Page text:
Assembly Election

Newry and Armagh: Sinn Fein trio in huge vote boost as Kennedy exits the political stage

WINNERS AND LOSERS: Above, the DUP’S William Irwin celebrates topping the poll in Newry and Armagh. Left, Sinn Féin’s Cathal Boylan was elected on the first count. Far left, Danny Kennedy’s 32-year career in politics has ended PictureS: Matt Bohill

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Election hub: Full Newry and Armagh results

WHILE the political downfall of veteran unionist and two-times former minister Danny Kennedy dominated the headlines in Newry and Armagh, there was a much bigger nationalist story emerging.

There had been rumblings ahead of the poll that Sinn Féin might struggle to retain their historic three-seat complement under the new reduced Stormont arrangements.

But a whopping 7.4 per cent lift on their May 2016 first preference vote share – among the biggest for the party in any constituency – and clinical management of the 1-2-3s ensured they were just a handful shy of three quotas after the first count in Banbridge.

“Many in the media said it couldn’t be done but how wrong they were, because we’re back stronger than ever,” said Cathal Boylan, elected on the first count alongside DUP poll-topper William Irwin.

“We added more than 7,000 first preference votes, which is a strong mandate for renegotiation, and we’ll not let those constituents down,” he added.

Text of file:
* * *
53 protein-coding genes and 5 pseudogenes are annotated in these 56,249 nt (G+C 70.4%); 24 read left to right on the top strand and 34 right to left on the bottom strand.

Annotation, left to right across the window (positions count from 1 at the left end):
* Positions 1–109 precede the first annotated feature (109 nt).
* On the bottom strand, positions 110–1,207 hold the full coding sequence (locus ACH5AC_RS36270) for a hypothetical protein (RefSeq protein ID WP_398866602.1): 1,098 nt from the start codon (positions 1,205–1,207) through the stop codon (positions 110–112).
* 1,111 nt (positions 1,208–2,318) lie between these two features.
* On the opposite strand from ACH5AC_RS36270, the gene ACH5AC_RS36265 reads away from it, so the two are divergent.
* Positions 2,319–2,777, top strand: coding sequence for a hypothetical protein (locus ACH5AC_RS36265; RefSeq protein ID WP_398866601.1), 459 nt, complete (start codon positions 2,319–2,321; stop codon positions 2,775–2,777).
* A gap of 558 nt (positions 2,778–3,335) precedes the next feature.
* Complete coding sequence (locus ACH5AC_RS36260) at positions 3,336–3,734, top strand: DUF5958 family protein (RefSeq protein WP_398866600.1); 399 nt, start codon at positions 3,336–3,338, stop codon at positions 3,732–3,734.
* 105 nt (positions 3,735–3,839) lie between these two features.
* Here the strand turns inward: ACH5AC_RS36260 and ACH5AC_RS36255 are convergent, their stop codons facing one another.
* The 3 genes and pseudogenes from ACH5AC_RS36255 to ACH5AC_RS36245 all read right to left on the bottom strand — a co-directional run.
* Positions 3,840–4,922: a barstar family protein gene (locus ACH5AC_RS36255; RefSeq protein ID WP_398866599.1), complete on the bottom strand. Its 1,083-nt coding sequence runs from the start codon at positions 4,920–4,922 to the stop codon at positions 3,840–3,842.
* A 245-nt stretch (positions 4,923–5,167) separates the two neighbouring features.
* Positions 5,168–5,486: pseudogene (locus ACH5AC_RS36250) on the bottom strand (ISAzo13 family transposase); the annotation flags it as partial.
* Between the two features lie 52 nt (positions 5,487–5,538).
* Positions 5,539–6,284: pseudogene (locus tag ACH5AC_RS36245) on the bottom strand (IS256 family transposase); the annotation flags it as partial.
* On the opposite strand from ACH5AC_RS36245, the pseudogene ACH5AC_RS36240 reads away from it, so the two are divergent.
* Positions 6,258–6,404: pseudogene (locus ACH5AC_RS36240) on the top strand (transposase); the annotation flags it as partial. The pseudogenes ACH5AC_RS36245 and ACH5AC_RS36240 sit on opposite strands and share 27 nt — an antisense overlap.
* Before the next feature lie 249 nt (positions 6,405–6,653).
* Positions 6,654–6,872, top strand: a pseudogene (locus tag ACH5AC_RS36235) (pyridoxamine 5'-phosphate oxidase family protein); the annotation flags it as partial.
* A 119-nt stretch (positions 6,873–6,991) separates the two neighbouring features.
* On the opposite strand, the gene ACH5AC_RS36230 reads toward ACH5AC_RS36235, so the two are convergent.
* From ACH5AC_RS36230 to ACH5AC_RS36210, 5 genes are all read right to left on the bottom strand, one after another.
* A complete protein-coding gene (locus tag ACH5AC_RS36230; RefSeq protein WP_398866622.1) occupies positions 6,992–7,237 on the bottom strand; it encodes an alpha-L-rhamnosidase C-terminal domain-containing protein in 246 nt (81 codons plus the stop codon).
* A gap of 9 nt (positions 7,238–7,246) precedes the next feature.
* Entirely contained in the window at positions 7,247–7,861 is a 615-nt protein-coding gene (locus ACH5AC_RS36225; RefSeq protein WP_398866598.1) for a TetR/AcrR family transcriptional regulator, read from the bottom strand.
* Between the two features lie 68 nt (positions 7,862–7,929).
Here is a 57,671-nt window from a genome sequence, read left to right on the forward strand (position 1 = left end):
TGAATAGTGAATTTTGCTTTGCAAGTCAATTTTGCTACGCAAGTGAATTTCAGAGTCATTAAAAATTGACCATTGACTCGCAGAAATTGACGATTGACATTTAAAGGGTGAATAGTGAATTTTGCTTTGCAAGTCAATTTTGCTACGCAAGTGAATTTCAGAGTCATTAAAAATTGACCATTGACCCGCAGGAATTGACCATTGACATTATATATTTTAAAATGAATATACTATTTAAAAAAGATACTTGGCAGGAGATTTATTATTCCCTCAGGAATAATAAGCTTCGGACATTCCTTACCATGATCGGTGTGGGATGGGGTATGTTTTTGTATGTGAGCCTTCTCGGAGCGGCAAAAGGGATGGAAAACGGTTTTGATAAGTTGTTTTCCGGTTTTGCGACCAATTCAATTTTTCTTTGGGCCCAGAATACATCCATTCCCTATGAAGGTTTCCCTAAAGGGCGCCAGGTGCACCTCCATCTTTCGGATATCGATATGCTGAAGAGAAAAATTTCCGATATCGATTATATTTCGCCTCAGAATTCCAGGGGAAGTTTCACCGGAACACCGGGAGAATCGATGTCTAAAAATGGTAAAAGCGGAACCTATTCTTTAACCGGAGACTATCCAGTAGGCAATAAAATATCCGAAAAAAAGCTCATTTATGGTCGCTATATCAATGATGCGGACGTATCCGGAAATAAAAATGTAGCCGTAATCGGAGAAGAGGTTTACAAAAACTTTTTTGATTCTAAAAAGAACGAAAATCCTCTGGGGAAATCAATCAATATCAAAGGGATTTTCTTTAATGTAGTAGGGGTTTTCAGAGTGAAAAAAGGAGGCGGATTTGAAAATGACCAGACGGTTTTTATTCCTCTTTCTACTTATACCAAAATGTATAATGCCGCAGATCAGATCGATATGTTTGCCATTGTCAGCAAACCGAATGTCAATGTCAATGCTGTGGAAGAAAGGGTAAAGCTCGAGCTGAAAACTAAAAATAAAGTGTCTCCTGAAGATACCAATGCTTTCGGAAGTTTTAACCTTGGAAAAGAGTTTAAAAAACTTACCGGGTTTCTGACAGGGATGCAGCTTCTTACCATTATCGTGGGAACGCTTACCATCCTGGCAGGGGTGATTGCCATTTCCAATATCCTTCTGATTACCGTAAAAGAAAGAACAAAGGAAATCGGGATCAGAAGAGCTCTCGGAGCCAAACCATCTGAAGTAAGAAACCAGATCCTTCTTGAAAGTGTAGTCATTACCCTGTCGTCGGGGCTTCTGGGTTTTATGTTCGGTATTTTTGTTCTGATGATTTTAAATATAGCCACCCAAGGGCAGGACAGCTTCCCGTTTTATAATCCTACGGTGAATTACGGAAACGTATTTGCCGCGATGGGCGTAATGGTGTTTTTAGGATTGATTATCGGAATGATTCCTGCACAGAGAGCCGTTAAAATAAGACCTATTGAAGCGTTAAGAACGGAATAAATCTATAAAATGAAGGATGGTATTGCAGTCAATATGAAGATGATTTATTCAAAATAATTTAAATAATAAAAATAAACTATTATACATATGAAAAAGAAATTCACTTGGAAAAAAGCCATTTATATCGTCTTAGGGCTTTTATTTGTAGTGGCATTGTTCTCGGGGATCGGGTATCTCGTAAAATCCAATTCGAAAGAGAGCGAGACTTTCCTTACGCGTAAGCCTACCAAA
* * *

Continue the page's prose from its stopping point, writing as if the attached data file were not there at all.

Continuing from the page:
Boylan was joined at the second stage by Megan Fearon – who won’t be 26 until July – and later by Conor Murphy (he was just 136 votes short of the quota), and the trio were united in expressing their hope that a return to direct rule can be avoided.

Former All-Ireland football star Justin McNulty, who earned his ticket to Stormont last May, was also safely returned despite the SDLP’s share of the vote falling by nearly 2 per cent.

The DUP consolidated its vote via the affable Irwin, who managed to lift the party’s vote by more than one per cent, though he admitted his victory was “tinged with sadness” in that the wider unionist family claimed exactly 31 per cent of the overall vote, yet he was their sole flag carrier.

That was because of the ballot box failure of the UUP’s Danny Kennedy, one of a raft of household political names who fell by the wayside in this most brutal of elections.

Kennedy had been the first to distance himself from former leader Mike Nesbitt’s now infamous ‘transfer to nationalists’ statement.

A veteran of 32 years in public life, nearly 20 of them as an MLA, Kennedy’s campaign was also hampered by a personal smear campaign against him which included the circulation of a bogus letter which is now the subject of a police investigation.

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